Gender inclusivity is a distant dream in India Inc.’s board rooms. Between April 2018 and December 2023, ₹ 27 crore has been collected as fines from companies for not appointing at least one woman director to their boards. Data from the Ministry of Corporate Affairs show that 507 of such companies have been penalised in that period. Close to 90 per cent of them, 452 companies, are listed entities.

This was revealed by Finance and Corporate Affairs Minister Nirmala Sitharaman in Parliament while responding to a question by CPIM MP S Venkatesan. As per the second provision to section 149(1) of the Companies Act, 2013, every listed company and every unlisted public company having paid-up share capital of ₹100 crore or more or having turnover of ₹300 crore or more must appoint at least one woman director on its Board.

FY22 saw the most penalisations of companies for not appointing a woman director - 114. The number was, however, 54 in FY23 and 56 in FY24, until December 2023.

When it comes to non-listed entities, 81 of them have been penalised between FY16 and December 2023. Cumulatively, they paid a fine of ₹1.41 lakh.

Low proportion

Despite the Act being implemented more than a decade ago, various datasets show that men continue to dominate the boardrooms of Indian companies. A study by Excellence Enablers noted that as of March 2022, 18 per cent of the total directors and 25 per cent of independent directors were women.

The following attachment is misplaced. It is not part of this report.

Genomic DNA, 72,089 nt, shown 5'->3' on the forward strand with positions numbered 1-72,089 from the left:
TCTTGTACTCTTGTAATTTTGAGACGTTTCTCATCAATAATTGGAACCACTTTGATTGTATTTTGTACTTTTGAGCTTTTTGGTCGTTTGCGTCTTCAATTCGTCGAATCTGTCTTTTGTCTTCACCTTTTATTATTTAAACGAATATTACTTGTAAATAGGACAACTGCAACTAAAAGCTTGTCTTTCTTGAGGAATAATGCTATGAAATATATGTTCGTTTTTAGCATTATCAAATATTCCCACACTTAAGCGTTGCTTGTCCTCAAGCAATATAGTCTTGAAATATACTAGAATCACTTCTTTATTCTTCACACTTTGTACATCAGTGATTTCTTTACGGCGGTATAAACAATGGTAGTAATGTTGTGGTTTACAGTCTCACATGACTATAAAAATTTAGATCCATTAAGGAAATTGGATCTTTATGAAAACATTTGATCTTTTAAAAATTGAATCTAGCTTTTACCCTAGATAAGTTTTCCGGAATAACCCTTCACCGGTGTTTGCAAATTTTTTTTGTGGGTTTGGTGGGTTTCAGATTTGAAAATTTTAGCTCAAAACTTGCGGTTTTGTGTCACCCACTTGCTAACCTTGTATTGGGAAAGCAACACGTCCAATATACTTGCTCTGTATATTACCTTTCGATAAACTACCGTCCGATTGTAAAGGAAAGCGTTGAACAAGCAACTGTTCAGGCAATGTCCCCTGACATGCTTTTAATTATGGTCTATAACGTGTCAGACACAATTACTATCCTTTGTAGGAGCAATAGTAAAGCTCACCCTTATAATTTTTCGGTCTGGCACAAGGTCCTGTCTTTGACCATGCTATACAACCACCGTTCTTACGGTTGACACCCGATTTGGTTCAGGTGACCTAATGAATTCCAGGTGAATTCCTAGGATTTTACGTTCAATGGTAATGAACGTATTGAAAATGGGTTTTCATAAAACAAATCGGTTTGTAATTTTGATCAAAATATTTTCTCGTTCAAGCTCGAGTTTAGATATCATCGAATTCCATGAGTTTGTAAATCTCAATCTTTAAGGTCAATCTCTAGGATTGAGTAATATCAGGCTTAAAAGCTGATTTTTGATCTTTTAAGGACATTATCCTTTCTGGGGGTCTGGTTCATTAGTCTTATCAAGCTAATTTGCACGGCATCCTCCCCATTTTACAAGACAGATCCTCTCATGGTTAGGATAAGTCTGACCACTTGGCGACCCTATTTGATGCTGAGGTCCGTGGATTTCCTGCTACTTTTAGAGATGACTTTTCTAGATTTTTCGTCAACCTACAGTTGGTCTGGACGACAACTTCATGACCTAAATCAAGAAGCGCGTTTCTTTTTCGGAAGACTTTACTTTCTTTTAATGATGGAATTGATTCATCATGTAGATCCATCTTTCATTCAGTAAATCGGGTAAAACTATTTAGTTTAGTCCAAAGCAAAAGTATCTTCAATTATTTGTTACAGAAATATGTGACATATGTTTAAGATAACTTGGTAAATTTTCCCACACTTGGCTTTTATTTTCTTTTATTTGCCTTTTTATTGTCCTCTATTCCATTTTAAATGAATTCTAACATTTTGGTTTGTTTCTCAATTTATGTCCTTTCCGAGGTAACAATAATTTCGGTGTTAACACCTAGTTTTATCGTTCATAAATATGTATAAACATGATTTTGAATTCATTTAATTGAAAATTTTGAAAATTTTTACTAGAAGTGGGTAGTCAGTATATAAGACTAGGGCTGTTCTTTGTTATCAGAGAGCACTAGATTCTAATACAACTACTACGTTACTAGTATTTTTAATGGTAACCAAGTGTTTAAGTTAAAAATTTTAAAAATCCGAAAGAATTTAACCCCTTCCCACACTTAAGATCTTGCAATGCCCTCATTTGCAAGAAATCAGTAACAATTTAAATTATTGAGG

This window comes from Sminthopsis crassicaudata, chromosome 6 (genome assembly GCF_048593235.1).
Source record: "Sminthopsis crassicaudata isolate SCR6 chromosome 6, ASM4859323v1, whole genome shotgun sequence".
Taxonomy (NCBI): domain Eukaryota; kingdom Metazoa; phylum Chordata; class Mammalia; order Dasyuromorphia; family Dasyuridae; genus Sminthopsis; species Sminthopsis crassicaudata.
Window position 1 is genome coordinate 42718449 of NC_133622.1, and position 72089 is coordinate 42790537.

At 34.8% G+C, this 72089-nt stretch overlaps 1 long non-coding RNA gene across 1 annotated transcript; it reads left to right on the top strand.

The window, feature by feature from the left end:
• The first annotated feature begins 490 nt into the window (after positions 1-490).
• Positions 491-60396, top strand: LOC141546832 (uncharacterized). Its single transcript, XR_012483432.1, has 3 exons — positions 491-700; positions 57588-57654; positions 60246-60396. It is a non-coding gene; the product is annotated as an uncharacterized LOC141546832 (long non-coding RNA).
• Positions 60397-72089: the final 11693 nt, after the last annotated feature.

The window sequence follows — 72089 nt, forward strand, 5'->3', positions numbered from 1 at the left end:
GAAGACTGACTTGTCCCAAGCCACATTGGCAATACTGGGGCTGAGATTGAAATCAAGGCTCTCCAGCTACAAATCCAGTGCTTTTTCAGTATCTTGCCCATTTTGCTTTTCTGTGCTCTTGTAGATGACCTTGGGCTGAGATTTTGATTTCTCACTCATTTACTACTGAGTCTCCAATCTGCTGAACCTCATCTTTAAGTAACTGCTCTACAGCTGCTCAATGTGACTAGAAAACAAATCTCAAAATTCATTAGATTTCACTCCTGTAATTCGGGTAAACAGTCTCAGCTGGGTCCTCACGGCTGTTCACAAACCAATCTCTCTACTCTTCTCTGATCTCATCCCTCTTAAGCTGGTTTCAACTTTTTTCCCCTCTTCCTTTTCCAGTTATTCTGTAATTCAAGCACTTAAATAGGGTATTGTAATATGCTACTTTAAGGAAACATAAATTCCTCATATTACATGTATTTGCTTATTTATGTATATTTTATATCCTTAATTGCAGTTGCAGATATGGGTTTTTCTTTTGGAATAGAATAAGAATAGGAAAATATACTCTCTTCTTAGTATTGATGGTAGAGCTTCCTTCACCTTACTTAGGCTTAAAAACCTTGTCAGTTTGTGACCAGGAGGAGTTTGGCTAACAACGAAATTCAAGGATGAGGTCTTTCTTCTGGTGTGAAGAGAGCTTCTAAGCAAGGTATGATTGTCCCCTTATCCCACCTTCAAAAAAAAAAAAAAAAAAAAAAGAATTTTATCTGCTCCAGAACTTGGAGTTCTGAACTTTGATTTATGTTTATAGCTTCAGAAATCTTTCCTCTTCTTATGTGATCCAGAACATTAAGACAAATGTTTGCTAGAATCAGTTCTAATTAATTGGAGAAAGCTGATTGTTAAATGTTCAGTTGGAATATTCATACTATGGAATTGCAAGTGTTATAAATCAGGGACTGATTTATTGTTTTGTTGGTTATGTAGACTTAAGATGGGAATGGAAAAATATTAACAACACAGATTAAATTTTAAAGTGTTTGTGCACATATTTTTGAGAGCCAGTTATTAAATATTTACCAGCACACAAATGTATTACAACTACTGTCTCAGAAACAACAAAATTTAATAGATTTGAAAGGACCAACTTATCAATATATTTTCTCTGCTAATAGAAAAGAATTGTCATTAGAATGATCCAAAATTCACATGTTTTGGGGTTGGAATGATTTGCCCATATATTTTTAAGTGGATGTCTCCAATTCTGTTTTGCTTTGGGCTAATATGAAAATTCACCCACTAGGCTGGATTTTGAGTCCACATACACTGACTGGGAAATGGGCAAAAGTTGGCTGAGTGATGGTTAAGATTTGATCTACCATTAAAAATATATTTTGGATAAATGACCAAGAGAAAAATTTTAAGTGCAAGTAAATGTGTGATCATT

“As of March 2022, only 48.6 per cent of NIFTY 500 companies had two or more women directors,” said Mayank Arora, Director, Nangia Andersen India. “It is important for listed companies to appoint women directors as it directly impacts the company’s ESG score, which is a determinant of governance norms of the company,” he added.

Saundarya Rajesh, Founder and President, Avtar Group, said that the government penalising companies for not appointing women directors itself is a strong message sent out, adding that compliant companies can be provided with benefits for doing so. While she agreed that the number of women experienced and qualified for directorial positions was restricted to just a handful of industries such as IT and banking, she added, “With concerted effort, we can create a talent pool of such women who can be deployed in different industries in the next couple of years.”